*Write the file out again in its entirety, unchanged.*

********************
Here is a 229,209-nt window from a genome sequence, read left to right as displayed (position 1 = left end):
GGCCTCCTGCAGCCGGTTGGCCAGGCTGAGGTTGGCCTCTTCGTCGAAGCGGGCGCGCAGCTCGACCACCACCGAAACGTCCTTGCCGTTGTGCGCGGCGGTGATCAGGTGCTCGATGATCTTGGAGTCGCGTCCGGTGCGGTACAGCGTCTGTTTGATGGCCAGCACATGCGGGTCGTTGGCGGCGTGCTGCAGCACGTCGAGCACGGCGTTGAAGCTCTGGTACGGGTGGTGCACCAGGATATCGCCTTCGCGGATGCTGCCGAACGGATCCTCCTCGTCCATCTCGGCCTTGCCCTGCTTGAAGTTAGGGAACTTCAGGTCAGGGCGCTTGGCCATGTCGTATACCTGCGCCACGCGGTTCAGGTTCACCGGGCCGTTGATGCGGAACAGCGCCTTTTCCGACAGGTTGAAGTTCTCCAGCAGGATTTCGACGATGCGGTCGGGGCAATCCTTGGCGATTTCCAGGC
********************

Here is a 229,209-nt window from a genome sequence, read left to right as displayed (position 1 = left end):
GGCCTCCTGCAGCCGGTTGGCCAGGCTGAGGTTGGCCTCTTCGTCGAAGCGGGCGCGCAGCTCGACCACCACCGAAACGTCCTTGCCGTTGTGCGCGGCGGTGATCAGGTGCTCGATGATCTTGGAGTCGCGTCCGGTGCGGTACAGCGTCTGTTTGATGGCCAGCACATGCGGGTCGTTGGCGGCGTGCTGCAGCACGTCGAGCACGGCGTTGAAGCTCTGGTACGGGTGGTGCACCAGGATATCGCCTTCGCGGATGCTGCCGAACGGATCCTCCTCGTCCATCTCGGCCTTGCCCTGCTTGAAGTTAGGGAACTTCAGGTCAGGGCGCTTGGCCATGTCGTATACCTGCGCCACGCGGTTCAGGTTCACCGGGCCGTTGATGCGGAACAGCGCCTTTTCCGACAGGTTGAAGTTCTCCAGCAGGATTTCGACGATGCGGTCGGGGCAATCCTTGGCGATTTCCAGGC